Another potential benefit of a patentability search is the search may provide an indication of whether a freedom to operate search would be a beneficial follow up. Even if excellent prior art is found in the patentability search, resulting in a decision to abandon or not file an application, an organization may still choose to continue with development and distribution of a product. A patentability search may reveal patents in effect that could be enforced against the product. Although a patentability search is nowhere near comprehensive enough to assure freedom to operate, if patents in a patentability search are revealed to be troublesome to operations, the patentability search may be used as justification for a freedom to operate search.
Patentability searches further benefit patent applicants by shortening prosecution. When an information disclosure statement (IDS) is filed with the application, the examiner has a jumping off point and therefore will be unlikely to need as much time for searching. Moreover, the examiner may issue fewer office actions since the references in the IDS have already been addressed. Thus, the patentability search saves significant prosecution costs and attorney fees.
Risks in patentability searches exist beyond just discovering that an invention is not patentable. First, in analyzing a report, one must be careful to not dismiss references for the wrong reasons, such as functional limitations. A quality search firm provides only the most relevant prior art. Even though you may intend your invention for a particular use, that does not provide a meaningful distinction from prior art. Every piece of prior art cited needs to be carefully considered. Second, the references in the report must be read in combination. Reading each reference in isolation may lose the bigger picture of how two references combine to render the invention obvious. Finally, the patentability search should not be used as a substitute for a freedom to operate search. As stated above, patentability searches may provide an indication that a freedom to operate search would be beneficial, but it is not a substitute since the searcher employs different search techniques for a freedom to operate search.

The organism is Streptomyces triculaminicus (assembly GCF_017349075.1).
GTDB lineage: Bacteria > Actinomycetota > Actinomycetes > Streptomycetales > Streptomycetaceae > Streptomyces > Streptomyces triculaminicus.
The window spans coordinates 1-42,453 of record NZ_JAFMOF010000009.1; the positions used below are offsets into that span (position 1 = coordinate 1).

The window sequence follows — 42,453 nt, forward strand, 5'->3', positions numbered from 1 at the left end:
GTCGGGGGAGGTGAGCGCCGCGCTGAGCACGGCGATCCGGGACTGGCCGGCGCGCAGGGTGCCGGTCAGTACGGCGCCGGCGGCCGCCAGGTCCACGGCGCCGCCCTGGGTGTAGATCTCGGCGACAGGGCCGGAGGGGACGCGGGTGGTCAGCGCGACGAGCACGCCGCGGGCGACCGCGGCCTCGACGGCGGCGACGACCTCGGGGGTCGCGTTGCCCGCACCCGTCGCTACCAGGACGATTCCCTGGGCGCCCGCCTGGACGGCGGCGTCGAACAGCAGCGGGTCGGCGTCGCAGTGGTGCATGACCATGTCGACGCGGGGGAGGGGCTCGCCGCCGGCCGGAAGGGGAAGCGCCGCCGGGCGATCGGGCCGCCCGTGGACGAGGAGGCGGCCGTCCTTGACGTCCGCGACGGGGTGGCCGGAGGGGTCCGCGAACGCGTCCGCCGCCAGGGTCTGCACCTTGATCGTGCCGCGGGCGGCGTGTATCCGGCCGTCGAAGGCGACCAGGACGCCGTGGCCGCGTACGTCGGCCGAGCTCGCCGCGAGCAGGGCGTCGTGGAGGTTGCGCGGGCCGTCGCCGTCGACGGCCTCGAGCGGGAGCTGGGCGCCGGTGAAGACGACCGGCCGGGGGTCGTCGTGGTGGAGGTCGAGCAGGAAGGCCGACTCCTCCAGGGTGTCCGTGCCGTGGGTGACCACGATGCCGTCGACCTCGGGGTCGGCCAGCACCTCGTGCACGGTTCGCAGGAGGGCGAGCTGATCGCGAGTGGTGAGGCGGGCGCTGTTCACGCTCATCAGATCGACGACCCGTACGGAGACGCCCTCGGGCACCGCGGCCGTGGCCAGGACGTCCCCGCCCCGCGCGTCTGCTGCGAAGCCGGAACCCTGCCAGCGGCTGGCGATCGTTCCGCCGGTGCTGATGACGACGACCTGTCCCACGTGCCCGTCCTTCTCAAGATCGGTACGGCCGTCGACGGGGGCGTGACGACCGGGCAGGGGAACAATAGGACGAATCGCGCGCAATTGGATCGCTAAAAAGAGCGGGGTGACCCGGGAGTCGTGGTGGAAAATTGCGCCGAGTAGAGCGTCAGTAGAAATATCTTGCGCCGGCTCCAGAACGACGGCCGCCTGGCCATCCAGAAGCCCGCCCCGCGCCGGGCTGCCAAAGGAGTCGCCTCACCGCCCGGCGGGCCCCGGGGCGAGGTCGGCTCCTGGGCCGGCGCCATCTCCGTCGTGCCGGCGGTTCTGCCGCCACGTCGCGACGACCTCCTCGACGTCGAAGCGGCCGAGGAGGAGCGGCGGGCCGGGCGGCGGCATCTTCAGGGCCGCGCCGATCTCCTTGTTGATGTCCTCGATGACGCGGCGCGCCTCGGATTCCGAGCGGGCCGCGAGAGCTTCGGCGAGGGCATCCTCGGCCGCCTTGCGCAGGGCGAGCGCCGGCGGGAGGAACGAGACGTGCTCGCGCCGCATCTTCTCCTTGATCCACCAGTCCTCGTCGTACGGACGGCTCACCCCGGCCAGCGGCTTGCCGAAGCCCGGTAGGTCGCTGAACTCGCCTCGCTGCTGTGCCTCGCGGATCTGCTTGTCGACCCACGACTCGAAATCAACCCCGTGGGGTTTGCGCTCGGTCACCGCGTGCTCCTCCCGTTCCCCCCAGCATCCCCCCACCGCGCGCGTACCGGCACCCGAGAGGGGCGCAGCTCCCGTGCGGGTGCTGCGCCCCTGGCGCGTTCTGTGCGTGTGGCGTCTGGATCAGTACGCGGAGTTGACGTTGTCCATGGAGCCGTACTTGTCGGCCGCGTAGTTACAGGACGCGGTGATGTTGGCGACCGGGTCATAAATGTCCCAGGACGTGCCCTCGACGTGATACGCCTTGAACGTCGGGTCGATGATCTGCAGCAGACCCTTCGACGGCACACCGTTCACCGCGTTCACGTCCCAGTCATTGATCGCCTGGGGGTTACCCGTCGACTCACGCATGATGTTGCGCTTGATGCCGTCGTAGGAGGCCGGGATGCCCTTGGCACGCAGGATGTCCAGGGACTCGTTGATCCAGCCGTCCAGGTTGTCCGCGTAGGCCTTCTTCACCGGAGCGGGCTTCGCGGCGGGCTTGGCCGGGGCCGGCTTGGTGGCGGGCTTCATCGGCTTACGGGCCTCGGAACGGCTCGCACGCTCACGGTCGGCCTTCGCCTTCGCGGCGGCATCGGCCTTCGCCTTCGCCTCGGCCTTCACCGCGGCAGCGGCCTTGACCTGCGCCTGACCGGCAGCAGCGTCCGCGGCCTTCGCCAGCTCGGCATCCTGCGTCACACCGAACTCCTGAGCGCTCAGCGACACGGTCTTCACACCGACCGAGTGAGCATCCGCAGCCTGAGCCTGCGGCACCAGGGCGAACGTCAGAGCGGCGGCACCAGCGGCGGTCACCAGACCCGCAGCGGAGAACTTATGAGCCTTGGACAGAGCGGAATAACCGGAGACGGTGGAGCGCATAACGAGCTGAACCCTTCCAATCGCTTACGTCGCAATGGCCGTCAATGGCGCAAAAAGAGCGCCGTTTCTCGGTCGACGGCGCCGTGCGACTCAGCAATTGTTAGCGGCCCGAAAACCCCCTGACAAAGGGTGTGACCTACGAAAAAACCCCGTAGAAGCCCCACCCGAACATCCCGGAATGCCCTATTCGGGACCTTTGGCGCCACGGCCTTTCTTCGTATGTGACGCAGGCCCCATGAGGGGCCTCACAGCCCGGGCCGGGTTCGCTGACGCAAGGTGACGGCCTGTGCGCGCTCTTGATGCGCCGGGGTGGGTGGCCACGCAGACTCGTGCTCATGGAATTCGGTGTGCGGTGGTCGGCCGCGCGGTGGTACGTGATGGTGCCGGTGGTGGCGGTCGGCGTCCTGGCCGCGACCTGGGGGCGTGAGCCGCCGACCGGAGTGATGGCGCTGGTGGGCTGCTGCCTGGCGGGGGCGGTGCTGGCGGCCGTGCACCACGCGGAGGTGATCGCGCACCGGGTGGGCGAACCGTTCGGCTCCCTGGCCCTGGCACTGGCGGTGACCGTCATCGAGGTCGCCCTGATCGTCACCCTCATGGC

Patentability searches are powerful tools for business decisions. They easily save several thousand dollars in attorney fees, but they must be carefully analyzed. This is much easier if the report is concise yet thorough. SPSG carefully evaluates hundreds or even thousands of references to compile its custom report of only the most relevant prior art and includes project notes to summarize the findings. Such a quality report provides the above stated benefits.